Icons of God
I just ran across an article , by Rabbi Art Green (right), on the Rabbis For Human Rights web site.
I really liked it. I think it elucidates a great Jewish principle. One with major consequences for who we live our lives. (And sets a standards that is, admittedly, hard to live up to.)
Below is and an excerpt. I particularly liked the last paragraph.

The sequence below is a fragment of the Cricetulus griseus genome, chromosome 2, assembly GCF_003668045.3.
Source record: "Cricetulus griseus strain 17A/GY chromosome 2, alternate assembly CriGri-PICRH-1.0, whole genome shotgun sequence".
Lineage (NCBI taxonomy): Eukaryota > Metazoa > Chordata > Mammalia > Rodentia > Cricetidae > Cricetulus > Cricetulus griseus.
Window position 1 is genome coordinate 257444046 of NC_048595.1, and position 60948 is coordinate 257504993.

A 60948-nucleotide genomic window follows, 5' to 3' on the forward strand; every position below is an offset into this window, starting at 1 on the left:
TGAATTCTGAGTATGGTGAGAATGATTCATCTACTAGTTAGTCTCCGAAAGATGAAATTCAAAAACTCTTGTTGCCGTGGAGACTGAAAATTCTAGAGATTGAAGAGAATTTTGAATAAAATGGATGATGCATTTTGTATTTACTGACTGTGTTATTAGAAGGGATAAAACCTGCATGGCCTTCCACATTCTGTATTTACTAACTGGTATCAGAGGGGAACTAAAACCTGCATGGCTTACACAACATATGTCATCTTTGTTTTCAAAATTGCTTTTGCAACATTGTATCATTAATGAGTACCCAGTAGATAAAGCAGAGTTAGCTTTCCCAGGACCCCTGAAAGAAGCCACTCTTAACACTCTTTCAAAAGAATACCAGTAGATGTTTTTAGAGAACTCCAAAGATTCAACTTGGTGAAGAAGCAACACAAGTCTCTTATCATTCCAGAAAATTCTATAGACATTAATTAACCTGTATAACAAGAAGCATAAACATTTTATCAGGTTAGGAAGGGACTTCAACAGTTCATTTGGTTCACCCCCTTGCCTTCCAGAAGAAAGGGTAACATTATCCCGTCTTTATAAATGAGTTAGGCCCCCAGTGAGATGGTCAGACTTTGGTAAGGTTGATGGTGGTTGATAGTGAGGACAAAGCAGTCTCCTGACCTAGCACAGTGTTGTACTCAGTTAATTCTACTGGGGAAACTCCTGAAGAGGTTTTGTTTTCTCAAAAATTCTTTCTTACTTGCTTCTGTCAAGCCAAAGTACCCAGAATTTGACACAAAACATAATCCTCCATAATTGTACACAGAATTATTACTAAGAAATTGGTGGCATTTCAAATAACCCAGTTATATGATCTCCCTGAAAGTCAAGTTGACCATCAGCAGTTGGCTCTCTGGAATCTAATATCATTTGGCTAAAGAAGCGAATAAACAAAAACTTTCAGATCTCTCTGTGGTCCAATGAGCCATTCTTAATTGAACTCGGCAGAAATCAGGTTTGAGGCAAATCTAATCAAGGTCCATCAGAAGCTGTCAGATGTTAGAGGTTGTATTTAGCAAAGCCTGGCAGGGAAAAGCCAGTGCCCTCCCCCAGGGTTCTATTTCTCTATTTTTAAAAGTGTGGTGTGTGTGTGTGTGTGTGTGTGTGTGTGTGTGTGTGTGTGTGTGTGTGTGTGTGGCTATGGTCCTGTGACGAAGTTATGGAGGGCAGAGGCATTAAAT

You can’t make God’s image; you can only be God’s image. The Genesis account begins with two words for what we call “the image of God.” Tselem is “image” in a representational sense, and it clearly originally referred to the human form, both body and face. Some versions of the early Aramaic translation of the Torah render the word by the Greek “icon;” every human being is God’s icon. An icon, well known in the Christian art that by the fourth century was part of the dominant culture amid which Jews lived, is a depiction of God, a saint, or a holy scene that comes to bear within it the presence of that holy being, and hence is revered in itself.To call each person an icon of God is to say that each human both resembles and contains the divine form. Each person is to be held aloft, revered, and kissed, as we have seen the Christians do with their icons. No wonder we have no icons in the synagogue! The synagogue is filled with icons as soon as we walk in!